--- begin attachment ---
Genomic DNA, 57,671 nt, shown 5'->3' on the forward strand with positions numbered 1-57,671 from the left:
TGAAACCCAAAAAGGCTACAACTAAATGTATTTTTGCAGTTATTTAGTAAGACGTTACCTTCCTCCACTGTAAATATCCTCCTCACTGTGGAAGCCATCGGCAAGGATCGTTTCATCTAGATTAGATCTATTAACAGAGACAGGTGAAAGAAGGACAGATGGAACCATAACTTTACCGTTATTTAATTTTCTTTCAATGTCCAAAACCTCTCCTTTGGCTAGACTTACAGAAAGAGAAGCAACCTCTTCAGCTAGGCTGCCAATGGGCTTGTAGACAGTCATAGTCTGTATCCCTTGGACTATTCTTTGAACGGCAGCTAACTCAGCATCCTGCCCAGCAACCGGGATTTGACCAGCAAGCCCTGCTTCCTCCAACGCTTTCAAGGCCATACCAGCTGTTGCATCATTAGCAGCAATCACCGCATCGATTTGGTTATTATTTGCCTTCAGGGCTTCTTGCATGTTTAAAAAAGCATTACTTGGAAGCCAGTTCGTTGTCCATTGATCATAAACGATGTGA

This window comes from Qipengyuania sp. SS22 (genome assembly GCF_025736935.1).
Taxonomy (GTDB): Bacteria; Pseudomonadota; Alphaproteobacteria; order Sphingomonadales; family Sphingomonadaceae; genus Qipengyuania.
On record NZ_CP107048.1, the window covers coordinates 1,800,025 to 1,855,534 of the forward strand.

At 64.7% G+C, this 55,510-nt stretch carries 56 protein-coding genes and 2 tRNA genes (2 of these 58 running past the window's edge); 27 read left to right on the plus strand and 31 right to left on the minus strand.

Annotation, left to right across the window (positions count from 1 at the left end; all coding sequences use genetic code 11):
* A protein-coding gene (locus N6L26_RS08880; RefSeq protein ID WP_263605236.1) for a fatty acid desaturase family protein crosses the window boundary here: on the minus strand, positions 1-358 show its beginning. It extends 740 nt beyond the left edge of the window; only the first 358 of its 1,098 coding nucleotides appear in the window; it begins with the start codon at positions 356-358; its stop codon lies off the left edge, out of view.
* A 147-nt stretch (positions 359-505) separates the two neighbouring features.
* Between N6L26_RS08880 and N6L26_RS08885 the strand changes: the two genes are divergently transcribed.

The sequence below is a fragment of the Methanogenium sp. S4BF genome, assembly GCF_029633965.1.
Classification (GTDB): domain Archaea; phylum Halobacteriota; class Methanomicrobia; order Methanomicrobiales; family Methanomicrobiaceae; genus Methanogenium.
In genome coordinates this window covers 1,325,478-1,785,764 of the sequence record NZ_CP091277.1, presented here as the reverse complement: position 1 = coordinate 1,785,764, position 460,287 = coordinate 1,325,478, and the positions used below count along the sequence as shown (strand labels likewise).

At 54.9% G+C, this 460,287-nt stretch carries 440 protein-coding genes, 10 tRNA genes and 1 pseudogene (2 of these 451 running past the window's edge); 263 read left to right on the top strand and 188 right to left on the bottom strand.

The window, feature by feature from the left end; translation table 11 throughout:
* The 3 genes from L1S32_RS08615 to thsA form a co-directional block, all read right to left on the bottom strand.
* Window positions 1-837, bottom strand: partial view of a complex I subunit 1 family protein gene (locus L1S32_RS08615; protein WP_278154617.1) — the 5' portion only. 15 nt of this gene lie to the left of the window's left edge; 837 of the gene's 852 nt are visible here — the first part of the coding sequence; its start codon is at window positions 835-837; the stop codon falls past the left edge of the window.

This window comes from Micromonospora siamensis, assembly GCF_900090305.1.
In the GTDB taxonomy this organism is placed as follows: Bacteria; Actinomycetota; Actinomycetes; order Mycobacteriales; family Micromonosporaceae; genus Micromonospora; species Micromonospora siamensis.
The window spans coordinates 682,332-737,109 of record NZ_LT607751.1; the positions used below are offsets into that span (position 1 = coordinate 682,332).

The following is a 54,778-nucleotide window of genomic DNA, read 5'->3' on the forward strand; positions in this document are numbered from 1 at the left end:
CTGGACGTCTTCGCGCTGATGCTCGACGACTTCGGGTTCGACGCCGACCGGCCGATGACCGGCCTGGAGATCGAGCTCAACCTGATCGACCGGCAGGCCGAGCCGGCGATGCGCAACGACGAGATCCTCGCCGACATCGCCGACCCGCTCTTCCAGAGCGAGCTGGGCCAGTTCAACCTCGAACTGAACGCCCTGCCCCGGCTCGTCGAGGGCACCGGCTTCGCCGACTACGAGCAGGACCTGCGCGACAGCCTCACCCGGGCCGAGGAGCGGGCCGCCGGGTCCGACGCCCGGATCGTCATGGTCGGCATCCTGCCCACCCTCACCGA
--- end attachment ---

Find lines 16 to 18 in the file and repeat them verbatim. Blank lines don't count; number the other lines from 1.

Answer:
* The 3 genes from L1S32_RS08615 to thsA form a co-directional block, all read right to left on the bottom strand.
* Window positions 1-837, bottom strand: partial view of a complex I subunit 1 family protein gene (locus L1S32_RS08615; protein WP_278154617.1) — the 5' portion only. 15 nt of this gene lie to the left of the window's left edge; 837 of the gene's 852 nt are visible here — the first part of the coding sequence; its start codon is at window positions 835-837; the stop codon falls past the left edge of the window.

This window comes from Micromonospora siamensis, assembly GCF_900090305.1.